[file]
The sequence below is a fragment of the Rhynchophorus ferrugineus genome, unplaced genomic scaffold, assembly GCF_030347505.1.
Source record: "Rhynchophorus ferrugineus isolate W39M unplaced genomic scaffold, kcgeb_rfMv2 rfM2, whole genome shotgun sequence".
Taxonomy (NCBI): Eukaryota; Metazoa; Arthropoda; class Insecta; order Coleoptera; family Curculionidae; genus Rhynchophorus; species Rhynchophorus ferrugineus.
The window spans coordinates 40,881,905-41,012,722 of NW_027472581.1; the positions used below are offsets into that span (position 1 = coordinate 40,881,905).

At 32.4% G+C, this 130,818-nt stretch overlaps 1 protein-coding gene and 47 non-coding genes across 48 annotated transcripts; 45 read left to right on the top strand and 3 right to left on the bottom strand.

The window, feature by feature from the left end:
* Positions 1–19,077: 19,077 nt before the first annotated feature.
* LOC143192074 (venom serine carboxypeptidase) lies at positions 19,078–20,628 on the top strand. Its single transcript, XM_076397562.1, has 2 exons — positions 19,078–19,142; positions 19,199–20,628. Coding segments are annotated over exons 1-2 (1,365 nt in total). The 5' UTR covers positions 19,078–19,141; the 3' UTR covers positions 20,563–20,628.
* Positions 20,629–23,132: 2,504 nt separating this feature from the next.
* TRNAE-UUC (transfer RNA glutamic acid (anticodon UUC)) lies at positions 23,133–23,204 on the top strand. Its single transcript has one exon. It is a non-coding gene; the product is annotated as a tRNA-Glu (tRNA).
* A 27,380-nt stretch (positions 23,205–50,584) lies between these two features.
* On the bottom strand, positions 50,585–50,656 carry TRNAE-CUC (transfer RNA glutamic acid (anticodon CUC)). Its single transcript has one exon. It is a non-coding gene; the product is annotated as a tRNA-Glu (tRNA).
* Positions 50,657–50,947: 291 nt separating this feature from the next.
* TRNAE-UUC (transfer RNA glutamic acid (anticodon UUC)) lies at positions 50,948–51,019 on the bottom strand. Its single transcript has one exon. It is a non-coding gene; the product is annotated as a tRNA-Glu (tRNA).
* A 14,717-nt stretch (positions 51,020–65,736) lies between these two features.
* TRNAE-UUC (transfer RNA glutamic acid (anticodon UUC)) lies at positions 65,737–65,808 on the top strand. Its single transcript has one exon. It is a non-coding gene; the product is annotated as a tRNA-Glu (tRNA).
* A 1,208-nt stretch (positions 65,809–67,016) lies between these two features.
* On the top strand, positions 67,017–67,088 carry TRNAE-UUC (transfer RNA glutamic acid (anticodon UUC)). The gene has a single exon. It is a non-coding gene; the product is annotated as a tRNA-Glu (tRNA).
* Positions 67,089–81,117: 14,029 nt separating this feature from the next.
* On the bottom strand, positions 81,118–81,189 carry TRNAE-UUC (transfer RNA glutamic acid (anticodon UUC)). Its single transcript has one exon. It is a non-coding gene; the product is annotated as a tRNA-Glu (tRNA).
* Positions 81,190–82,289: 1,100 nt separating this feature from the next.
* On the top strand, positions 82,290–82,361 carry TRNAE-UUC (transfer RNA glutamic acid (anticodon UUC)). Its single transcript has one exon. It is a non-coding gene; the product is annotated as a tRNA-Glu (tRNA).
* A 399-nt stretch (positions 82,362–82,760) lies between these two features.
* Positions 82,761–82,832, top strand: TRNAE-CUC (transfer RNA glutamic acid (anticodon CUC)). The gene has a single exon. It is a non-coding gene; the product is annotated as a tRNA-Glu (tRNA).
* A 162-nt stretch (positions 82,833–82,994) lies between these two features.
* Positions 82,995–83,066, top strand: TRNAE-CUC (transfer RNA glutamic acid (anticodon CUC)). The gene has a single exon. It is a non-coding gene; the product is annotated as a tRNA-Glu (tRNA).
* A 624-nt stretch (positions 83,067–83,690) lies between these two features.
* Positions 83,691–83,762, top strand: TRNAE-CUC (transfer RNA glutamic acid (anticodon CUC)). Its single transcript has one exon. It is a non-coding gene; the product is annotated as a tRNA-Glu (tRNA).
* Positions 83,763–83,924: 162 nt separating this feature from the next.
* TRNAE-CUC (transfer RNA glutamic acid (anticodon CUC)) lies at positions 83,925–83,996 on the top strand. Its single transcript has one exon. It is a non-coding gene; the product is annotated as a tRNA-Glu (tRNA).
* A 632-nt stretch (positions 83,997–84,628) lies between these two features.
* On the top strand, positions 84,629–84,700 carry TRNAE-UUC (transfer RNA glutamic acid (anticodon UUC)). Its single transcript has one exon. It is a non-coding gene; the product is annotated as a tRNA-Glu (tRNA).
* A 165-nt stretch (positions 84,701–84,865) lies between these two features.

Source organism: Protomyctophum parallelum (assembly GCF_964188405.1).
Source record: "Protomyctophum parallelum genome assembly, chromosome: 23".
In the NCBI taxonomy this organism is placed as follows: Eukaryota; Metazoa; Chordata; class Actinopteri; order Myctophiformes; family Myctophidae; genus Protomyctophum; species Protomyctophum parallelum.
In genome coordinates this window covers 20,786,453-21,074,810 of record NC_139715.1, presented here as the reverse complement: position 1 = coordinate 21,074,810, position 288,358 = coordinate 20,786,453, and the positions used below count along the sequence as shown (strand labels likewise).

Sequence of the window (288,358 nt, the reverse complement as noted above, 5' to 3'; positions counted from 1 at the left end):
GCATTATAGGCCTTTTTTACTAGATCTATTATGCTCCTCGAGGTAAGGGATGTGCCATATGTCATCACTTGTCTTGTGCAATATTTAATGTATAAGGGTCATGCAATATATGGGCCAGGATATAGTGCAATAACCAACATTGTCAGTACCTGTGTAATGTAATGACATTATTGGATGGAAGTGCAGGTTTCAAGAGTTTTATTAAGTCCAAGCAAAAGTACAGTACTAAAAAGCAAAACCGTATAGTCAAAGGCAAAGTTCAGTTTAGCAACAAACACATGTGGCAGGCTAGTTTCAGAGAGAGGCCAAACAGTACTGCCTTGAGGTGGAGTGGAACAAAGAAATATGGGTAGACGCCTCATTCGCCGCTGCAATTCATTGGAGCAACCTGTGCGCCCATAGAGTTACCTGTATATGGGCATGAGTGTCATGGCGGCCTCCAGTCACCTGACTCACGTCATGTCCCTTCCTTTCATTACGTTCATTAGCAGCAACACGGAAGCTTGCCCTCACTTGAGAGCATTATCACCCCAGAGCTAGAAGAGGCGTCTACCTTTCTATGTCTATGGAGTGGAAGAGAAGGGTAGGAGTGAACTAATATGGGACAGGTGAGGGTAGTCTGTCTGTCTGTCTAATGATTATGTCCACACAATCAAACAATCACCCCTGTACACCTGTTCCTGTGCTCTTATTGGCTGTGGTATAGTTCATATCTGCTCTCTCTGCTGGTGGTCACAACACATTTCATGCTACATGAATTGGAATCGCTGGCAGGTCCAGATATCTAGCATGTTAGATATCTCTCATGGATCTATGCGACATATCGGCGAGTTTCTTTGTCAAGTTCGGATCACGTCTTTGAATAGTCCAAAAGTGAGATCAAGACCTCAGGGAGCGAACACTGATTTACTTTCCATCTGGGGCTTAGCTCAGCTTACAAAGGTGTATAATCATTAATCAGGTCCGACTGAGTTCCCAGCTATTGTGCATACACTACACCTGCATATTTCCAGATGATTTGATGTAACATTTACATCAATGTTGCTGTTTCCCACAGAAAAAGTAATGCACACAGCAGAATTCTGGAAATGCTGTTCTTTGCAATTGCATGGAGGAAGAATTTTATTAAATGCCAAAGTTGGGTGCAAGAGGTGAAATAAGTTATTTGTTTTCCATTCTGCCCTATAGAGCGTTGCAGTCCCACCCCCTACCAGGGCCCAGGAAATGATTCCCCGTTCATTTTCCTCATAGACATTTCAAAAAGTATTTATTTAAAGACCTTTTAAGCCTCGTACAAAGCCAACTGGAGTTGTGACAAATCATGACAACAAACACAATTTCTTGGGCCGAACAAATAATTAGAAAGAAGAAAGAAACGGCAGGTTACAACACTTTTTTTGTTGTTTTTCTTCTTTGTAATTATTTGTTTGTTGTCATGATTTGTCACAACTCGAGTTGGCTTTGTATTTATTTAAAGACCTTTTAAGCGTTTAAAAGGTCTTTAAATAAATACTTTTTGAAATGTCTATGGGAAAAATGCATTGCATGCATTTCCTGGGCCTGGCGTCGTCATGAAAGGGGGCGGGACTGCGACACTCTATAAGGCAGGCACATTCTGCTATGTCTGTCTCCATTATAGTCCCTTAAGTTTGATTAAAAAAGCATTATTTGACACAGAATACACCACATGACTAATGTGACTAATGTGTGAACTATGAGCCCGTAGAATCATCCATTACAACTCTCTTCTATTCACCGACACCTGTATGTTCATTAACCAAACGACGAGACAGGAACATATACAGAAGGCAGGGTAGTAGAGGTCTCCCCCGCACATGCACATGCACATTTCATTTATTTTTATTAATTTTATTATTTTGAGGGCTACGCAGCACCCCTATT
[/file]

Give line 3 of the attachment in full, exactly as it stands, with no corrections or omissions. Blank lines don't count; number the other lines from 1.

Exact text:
Taxonomy (NCBI): Eukaryota; Metazoa; Arthropoda; class Insecta; order Coleoptera; family Curculionidae; genus Rhynchophorus; species Rhynchophorus ferrugineus.